final coutndown. :)

So then it is time to amuse Matthew again while we disengage him from the machine, heparinize and flush lines and clamp him off. Back to the scales, get a temp, measure blood pressure (for the 14th time in three hours) and get dressed. Wave to everyone vigorously saying bye-bye and blowing kisses (again, Matthew not me). Finish up last bit of bolus before getting in the car. It is now 1:30pm.

Head for home and pick up William at 3pm. Get home roughly around 3:30pm, try to get Matthew to take a catnap before his 4:30pm! Check blood pressure to see if we need a "bump up" dose. Get dinner started up and check in with hubby to see his arrival time. Balance dinner with bolus "shots" of 60cc's for an hour. Bolus feed and dinner are both done at 5:30pm. Eat, watch Matthew gag as us eating...very appetizing. Playtime/family for 30 minutes. At 6:45pm, get Matthew's bed time meds ready (see morning list) and set up feed pump for nightly feeds. Get boys to bed - start all over every Monday, Wednesday and Friday (adding LOTS of screaming, skin being peeled off and even higher blood pressure on Monday's for bandage changes).
Yeah- that was fun!

Friday- post transplant:
Turn off feeds when feed is complete and go back to bed, until Matthew starts jumping and squealing around 8am. Give morning meds at 8:30am (reflux medicine, bladder spasm med, lactobacillus, and steroid) 9am, feed 120cc bolus of UN-decanted, pop the top off the can, high calorie formula. :) Lasts about an hour and fifteen minutes. At 10am, give both anti-rejection meds.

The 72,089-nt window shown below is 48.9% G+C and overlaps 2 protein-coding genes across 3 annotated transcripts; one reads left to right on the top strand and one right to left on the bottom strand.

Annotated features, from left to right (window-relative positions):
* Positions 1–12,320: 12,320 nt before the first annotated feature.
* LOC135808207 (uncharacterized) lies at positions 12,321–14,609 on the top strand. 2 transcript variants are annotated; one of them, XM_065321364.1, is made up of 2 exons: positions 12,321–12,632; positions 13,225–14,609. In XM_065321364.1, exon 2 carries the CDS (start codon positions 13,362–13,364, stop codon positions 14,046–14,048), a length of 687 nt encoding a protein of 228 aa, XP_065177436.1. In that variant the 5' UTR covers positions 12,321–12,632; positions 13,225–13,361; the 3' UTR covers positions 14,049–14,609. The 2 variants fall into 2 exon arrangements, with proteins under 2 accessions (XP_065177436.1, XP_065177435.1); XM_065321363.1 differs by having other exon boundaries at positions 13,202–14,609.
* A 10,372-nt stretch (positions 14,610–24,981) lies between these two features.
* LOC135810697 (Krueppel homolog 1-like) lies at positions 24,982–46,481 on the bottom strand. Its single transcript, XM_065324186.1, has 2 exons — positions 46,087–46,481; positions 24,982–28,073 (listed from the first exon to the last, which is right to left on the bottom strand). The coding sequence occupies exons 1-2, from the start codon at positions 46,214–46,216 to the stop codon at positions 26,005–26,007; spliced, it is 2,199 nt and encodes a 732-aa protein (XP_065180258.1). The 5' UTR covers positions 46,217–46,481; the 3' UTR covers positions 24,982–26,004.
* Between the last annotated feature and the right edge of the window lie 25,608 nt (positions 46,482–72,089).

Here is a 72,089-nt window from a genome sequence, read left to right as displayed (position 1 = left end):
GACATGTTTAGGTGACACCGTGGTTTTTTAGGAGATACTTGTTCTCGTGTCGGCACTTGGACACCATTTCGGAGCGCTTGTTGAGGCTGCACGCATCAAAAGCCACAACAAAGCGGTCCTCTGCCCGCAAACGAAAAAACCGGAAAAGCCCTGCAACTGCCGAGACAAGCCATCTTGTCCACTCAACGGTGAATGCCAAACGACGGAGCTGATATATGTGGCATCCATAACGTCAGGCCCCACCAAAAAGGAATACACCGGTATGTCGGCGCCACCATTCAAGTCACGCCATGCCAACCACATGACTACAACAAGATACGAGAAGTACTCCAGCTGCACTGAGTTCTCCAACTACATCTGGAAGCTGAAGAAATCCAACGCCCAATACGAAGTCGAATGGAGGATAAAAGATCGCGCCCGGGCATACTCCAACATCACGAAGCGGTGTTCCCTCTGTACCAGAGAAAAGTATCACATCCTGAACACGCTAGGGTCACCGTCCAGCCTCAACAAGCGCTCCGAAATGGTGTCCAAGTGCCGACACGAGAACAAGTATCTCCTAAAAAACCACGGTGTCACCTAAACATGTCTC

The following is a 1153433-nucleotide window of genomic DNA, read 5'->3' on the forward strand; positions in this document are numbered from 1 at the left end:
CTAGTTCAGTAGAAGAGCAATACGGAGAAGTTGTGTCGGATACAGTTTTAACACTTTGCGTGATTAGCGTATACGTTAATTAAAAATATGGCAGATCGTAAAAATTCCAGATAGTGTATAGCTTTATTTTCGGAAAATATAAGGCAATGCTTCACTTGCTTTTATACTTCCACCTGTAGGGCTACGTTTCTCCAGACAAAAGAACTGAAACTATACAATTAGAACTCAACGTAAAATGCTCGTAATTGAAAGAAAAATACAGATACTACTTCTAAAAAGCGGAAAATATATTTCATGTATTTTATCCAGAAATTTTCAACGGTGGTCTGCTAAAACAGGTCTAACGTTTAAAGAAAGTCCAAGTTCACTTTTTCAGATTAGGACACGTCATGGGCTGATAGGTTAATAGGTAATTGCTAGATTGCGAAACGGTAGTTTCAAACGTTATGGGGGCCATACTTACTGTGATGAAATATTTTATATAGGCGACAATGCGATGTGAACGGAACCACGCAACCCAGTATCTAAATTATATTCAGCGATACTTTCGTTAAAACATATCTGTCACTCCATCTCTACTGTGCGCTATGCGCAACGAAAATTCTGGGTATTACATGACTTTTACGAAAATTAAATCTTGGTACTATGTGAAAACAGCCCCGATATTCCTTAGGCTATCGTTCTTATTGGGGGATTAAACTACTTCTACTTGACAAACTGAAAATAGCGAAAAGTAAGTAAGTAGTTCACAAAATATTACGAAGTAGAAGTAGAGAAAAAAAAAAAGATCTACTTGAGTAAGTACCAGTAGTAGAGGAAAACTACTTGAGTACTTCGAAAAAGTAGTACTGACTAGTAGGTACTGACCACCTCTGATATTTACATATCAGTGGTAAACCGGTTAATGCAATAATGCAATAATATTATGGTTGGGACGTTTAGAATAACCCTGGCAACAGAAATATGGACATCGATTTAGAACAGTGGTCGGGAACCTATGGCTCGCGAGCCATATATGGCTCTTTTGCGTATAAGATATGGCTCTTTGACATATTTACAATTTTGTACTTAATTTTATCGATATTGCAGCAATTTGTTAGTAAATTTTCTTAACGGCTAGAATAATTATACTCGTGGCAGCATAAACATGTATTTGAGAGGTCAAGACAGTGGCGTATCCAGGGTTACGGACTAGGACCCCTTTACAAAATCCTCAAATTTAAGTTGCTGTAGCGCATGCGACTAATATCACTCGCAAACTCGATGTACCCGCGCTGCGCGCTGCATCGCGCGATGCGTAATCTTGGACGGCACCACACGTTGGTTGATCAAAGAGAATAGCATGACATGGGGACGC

tool time

Noon meds - Valcyte (on for only 4 more weeks) and Bactril (only four more months) and bladder spasm med. Followed by bolus feed of 120ccs. Then on to glorious NAPTIME! YAY (That is kind of mommy's favorite..especially since William is all done with naps now!)
This is followed by more playing and wreaking havoc of my house, while looking cute while doing so... yes, he is saying Uh Oh in the picture.
the uh oh face

120 cc bolus at 4:30pm, mommy makes dinner, daddy comes home. Family time and BATH time!! Splishing, splashing, hooting and hollering commence. :)
first bath

Night meds, night feeds, night-night. To be continued the next day. Man, it's nice having a working kidney in there so we don't have to work as much on all the Stuff...just play. :) Thanks Marie. :)


Randi Jo :) said...

wow you all are super woman and super baby!!! can't believe all that..... I'm stressed out just reading it.

I praise God and thank Him immensely that season of life is over and you can be super mom in other ways!!!!!!! :) said...

That all sounds so familiar! Other than the hemo part that is. Logey used to gag watching us eat too. We finally started eating dinner after he went to bed and lunch while he was napping. It was too hard to watch him since it would make him cry. But, he only got 16 oz Suplena every night--12 hrs at 35 mls/hr. He still usually threw up 3-4 times a night, more or less. I'm still not sure how he ever gained any weight. That's probably why it was SOOOO slow. But, now he doesn't ever throw up! Kidneys are amazing!

I am so happy for you guys that you don't have the horribleness of hemo anymore! YAY! Praise God! I can't wait for Brayden and Brandon and Aiden and Aidan and Matthew (was pd Matthew and now is hemo Matthew :( ) to get their kidneys!

I don't miss dialysis at all. I feel so obligated to Logan's donor's family to take such care of his kidney. To us it feels like he's had it forever but they just lost their son 6 months ago.

Erin said...

I'm so happy that life is better with a new kidney! I love the great updates on how he is doing.